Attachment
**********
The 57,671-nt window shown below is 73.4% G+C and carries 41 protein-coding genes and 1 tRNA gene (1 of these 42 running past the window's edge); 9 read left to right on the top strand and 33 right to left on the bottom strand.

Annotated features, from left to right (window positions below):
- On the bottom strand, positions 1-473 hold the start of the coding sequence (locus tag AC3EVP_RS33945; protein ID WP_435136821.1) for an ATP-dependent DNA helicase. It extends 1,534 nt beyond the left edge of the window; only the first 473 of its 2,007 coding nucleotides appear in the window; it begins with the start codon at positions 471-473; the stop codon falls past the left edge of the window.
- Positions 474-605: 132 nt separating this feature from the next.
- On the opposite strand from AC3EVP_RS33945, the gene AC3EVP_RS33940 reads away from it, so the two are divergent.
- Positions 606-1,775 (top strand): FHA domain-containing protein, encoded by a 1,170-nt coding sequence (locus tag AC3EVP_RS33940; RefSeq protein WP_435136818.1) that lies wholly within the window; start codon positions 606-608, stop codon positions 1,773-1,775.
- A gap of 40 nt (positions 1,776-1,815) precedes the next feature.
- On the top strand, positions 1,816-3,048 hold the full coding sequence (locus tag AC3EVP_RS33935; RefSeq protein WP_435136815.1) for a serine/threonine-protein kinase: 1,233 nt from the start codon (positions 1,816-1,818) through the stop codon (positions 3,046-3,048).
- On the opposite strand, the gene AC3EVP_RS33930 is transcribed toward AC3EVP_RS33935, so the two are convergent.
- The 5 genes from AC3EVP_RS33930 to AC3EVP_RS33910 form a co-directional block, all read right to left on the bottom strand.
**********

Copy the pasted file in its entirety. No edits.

The 57,671-nt window shown below is 73.4% G+C and carries 41 protein-coding genes and 1 tRNA gene (1 of these 42 running past the window's edge); 9 read left to right on the top strand and 33 right to left on the bottom strand.

Annotated features, from left to right (window positions below):
- On the bottom strand, positions 1-473 hold the start of the coding sequence (locus tag AC3EVP_RS33945; protein ID WP_435136821.1) for an ATP-dependent DNA helicase. It extends 1,534 nt beyond the left edge of the window; only the first 473 of its 2,007 coding nucleotides appear in the window; it begins with the start codon at positions 471-473; the stop codon falls past the left edge of the window.
- Positions 474-605: 132 nt separating this feature from the next.
- On the opposite strand from AC3EVP_RS33945, the gene AC3EVP_RS33940 reads away from it, so the two are divergent.
- Positions 606-1,775 (top strand): FHA domain-containing protein, encoded by a 1,170-nt coding sequence (locus tag AC3EVP_RS33940; RefSeq protein WP_435136818.1) that lies wholly within the window; start codon positions 606-608, stop codon positions 1,773-1,775.
- A gap of 40 nt (positions 1,776-1,815) precedes the next feature.
- On the top strand, positions 1,816-3,048 hold the full coding sequence (locus tag AC3EVP_RS33935; RefSeq protein WP_435136815.1) for a serine/threonine-protein kinase: 1,233 nt from the start codon (positions 1,816-1,818) through the stop codon (positions 3,046-3,048).
- On the opposite strand, the gene AC3EVP_RS33930 is transcribed toward AC3EVP_RS33935, so the two are convergent.
- The 5 genes from AC3EVP_RS33930 to AC3EVP_RS33910 form a co-directional block, all read right to left on the bottom strand.